Mass coral bleaching events are a worldwide phenomenon, which generally occur during periods of elevated sea surface temperature and intense sunlight. These conditions result in a decline in photochemical efficiency of symbiotic microalgae (zooxanthellae) which ultimately leads to the expulsion of these symbionts. The physiological mechanism which triggers the release of the zooxanthellae has yet to be adequately determined. Under bleaching conditions, non-photochemical quenching (NPQ) is used to dissipate excess energy from photosystem II (PSII). NPQ was partitioned into three components, (energy dependent quenching [qE], state transition quenching [qT] and photoinhibitory quenching [qI]), based on relaxation kinetics upon addition of 3-(3,4-dichlorophenyl)-1,1-dimethylurea (DCMU) and darkening. This investigation revealed that for corals not exposed to bleaching stress, qE was the principle means of energy dissipation (∼60% of the total NPQ). In corals exposed to either high-light (475 μmol photons m-2 s-1 and 25°C) or elevated temperature (225 μmol photons m-2 s -1 and 32°C) treatments, the dominant component of NPQ was qE and the relative proportions did not change during the exposure period (1-8 h). When exposed to bleaching conditions (475 μmol photons m-2 s -1 and 32°C) the contribution of the different components changed after 4 h and the total NPQ increased. At this time, the contribution of qT to the total NPQ significantly increased to equal that of qE (40%), suggesting state transitions become more important under such conditions. Throughout the exposure period in all treatments, no change in the proportion of qI was observed.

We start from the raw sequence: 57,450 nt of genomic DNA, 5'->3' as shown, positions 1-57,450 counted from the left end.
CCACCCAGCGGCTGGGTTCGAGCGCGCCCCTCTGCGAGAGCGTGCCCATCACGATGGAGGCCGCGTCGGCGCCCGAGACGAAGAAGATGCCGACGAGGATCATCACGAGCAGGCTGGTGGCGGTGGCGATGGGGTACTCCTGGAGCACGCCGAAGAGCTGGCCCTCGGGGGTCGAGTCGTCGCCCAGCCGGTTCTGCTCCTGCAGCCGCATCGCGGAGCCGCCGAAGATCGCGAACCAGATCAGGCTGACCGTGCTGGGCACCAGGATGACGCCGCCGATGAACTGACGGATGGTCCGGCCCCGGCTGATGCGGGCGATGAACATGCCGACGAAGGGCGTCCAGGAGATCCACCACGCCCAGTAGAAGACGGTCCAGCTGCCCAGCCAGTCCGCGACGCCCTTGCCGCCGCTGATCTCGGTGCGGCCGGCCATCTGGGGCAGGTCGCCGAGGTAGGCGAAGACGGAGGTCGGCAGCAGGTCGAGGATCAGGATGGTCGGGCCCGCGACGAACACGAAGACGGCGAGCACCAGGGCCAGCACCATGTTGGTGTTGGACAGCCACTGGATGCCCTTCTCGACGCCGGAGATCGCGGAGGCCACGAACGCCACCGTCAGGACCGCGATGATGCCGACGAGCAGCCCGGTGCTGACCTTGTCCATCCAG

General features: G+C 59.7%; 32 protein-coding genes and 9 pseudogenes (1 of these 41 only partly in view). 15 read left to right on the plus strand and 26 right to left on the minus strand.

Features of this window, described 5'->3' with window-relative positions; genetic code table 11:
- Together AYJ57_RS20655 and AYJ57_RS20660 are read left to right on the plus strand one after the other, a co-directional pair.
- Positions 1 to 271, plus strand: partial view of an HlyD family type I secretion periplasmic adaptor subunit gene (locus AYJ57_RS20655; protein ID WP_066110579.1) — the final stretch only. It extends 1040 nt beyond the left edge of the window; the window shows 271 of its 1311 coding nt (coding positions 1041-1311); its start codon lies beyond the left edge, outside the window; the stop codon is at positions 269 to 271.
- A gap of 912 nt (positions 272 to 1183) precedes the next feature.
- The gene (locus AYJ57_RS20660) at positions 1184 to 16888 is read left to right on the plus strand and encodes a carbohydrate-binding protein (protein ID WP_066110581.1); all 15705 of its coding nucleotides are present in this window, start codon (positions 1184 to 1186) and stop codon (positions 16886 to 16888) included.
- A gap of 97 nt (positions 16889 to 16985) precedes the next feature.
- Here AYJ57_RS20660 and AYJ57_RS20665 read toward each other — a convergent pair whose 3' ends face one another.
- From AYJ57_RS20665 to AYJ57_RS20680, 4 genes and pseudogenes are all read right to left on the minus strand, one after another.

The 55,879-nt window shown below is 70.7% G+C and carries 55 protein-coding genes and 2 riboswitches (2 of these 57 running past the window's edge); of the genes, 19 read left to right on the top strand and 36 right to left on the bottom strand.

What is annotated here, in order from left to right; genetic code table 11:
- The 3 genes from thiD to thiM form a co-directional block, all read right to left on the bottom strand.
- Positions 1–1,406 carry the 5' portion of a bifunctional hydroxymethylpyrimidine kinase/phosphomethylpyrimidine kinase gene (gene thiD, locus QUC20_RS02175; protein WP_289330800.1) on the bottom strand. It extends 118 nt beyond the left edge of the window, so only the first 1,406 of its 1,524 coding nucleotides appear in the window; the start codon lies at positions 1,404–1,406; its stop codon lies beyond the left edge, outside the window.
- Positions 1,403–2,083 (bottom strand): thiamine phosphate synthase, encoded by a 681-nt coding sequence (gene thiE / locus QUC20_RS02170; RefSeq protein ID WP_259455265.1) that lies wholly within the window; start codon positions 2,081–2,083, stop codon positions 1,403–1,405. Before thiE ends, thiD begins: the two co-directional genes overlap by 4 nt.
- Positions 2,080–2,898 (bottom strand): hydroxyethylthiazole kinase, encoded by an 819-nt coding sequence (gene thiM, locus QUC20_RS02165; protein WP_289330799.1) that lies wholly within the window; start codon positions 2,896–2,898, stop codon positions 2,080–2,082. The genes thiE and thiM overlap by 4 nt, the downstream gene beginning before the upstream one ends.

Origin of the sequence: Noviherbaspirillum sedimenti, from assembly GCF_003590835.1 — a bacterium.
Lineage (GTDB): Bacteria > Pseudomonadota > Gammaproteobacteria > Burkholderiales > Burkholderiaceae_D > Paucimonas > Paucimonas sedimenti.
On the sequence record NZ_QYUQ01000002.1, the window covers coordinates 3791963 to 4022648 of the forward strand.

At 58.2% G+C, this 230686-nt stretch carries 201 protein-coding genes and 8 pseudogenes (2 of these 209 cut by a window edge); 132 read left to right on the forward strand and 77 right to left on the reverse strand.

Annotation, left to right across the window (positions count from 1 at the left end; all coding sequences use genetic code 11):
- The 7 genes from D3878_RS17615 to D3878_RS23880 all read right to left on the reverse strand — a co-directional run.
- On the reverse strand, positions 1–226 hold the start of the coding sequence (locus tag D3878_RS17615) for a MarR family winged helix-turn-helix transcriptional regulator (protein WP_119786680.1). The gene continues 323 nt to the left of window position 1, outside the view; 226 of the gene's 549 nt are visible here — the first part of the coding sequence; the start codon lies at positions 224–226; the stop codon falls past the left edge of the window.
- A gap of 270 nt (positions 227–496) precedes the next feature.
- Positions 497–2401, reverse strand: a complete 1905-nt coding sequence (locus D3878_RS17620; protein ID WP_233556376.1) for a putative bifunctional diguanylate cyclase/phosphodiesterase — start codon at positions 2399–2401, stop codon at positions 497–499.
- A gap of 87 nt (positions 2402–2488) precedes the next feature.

|Number of pages||10|
|Journal||Journal of Experimental Marine Biology and Ecology|
|Publication status||Published - 8 Aug 2005|
- Chlorophyll a fluorescence
- Coral bleaching
- Energy dependent quenching
- State transitions